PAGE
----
More reviews of 33 1/3 books! Yay. (Now I just need them to send me the new Talking Heads book and an advance of the Exile On Guyville one and I will be halfway to a third entry in this series! Please, 33 1/3? I LOVE YOU GUYS A LOT OKAY. One, your books are awesome, and two, they are the perfect camera bag size, which matters to a photographer.)
It Takes A Nation Of Millions To Hold Us Back — Christopher Weingarten. Read this on top of Last Night A DJ Saved My Life and Love Goes To Buildings On Fire, and reveled in how brilliant and perceptive and iconic this album was; how much hip-hop and rap and DJs and salsa and funk shaped rock and roll in this country as anything else did; how human and fascinating all the members of Public Enemy are. Felt a little heartbroken that I skipped their set at Hopscotch two years ago. Weingarten knocked this one out of the park: it’s not just a testament to the triumph of this album, it’s one to the triumph of the DJ and hip-hop scene in New York.
Trout Mask Replica — Kevin Courrier. Fascinating — I spent the winter really obsessed with Captain Beefheart, and this gave me both sonic insight into the album (I love it but I don’t get it) and some really interesting insight into Don Van Vliet himself. He was something else, it seems; Courrier made me believe that no one but Van Vliet could have made the Captain Beefheart albums, which technically probably isn’t true but emotionally feels really honest. Also piqued a great deal of curiosity in Frank Zappa. A great one.
Doolittle — Ben Sisario. Since Kim Deal declined to speak to him, this book is basically Sisario driving around the American West with Charles Thompson (aka Frank Black) in Thompson’s big old vintage car. It’s actually a seamless portrait of Thompson as kind of an American anti-hero, someone completely alien, and the Pixies as the American anti-hero band, a band completely alien, all the while both of them had a streak of conformity mixed with their strange twitches and hitches. It answers questions, it raises more, and frankly, it kind of completely made me want to hang out with Frank Black. That’s what these books are supposed to do, right? I want to hang out with Chuck D, too.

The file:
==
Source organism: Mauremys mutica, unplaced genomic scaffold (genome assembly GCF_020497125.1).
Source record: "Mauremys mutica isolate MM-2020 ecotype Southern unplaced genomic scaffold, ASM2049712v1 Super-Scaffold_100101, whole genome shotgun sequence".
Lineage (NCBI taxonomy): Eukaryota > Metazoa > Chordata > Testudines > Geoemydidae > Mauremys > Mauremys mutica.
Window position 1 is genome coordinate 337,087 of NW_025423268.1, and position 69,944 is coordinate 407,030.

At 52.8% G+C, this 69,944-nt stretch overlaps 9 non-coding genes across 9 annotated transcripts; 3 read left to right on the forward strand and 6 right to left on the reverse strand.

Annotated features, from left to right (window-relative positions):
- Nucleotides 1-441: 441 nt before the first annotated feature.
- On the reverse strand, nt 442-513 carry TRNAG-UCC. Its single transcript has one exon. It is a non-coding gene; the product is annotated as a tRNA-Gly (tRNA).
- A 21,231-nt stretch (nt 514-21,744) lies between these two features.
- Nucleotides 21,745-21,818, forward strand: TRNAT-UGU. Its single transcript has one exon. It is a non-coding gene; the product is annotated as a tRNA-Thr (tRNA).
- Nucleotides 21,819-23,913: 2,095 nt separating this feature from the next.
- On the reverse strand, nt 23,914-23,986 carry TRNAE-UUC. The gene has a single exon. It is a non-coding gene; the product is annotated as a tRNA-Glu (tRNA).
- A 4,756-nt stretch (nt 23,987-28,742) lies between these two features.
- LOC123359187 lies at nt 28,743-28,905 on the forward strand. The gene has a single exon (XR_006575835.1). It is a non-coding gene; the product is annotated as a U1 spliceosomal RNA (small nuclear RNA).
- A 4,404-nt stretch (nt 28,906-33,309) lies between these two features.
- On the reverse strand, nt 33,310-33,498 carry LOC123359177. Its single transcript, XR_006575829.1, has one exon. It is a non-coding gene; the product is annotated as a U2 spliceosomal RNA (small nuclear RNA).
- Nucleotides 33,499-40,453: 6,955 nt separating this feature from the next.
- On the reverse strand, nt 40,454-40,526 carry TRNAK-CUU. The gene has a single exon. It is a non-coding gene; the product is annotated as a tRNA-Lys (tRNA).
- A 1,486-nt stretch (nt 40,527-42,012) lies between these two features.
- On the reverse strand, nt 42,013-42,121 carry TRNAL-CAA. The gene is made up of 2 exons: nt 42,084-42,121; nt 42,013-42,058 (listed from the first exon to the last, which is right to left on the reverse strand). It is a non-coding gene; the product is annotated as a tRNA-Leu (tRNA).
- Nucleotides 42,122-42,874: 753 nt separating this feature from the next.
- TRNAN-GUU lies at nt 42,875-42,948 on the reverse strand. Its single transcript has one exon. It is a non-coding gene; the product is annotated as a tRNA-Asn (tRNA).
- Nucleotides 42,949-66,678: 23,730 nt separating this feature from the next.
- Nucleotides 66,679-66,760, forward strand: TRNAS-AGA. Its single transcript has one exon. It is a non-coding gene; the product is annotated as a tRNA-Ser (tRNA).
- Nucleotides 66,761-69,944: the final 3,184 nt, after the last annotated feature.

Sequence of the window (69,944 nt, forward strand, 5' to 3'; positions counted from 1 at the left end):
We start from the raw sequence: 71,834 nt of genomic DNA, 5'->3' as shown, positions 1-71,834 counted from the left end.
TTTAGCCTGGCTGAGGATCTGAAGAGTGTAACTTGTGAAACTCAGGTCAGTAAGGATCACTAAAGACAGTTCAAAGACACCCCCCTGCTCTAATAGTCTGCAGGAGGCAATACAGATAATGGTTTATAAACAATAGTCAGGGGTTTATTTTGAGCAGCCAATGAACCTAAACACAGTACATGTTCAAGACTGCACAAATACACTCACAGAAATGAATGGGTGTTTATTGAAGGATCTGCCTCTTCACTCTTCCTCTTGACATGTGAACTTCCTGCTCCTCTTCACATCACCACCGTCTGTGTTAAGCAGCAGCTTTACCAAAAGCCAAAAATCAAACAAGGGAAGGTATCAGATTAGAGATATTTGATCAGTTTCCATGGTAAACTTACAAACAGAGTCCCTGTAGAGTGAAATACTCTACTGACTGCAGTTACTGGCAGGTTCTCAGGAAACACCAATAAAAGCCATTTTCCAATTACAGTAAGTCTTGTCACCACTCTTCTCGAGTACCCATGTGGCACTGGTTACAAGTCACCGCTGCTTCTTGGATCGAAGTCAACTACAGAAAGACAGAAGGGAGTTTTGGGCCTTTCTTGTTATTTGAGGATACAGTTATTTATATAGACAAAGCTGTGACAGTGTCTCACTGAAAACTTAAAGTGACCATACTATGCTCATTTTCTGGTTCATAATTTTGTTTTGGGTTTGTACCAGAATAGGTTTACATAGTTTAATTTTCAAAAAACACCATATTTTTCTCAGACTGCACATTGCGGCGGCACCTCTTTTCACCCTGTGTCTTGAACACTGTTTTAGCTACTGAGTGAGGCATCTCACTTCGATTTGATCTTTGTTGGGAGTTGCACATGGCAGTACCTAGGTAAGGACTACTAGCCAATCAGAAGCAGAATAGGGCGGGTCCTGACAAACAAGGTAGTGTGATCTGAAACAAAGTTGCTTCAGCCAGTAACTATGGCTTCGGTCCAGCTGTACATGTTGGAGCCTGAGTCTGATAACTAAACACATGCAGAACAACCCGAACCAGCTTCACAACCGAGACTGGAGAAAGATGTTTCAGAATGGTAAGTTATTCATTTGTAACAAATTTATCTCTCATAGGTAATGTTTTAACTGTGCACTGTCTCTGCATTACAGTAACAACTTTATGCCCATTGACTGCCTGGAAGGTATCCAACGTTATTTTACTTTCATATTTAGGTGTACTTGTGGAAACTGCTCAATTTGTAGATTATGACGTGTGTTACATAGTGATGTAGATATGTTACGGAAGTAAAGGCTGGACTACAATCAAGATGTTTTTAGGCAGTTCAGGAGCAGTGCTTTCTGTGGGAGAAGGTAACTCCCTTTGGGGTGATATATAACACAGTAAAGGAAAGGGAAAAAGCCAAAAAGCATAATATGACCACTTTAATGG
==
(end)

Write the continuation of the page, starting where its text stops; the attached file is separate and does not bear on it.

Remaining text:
Let It Be — Colin Meloy. I didn’t find this one as great as I wanted to. I love the ‘Mats, I love that album, and I love Colin Meloy: three great tastes that taste great together! And I found it interesting as a Meloy memoir, of a history of his own listening, and certainly the ‘Mats and that record played a part, but after a handful that were such strong histories of the records themselves, and a bit of disappointment in my winter reading of All Over But The Shouting, I kind of wanted more about the band and the record itself. I mean, hell, I’d read a whole book about the photographer who took the cover photo. All in all, an entertaining read, but there are stronger entries in the canon and better books about the Replacements (although probably not about Meloy’s youth; it was a great memoir of Colin Meloy).
In The Aeroplane Over The Sea — Kim Cooper. Heartbreaking, honest, a little guarded: this was the literary equivalent of the Neutral Milk Hotel record and thus, the perfect book to take it on. Loved the section on how Mangum landed in the Athens scene that made the record possible, loved all the stories of how much it means to people (I didn’t see Mangum at Memorial Hall this year, but those I know who went … yeah), loved the whole thing. Loved the way she handled Mangum’s retreat into silence after the record, particularly. A deft and generous and kind book about a life-changing album.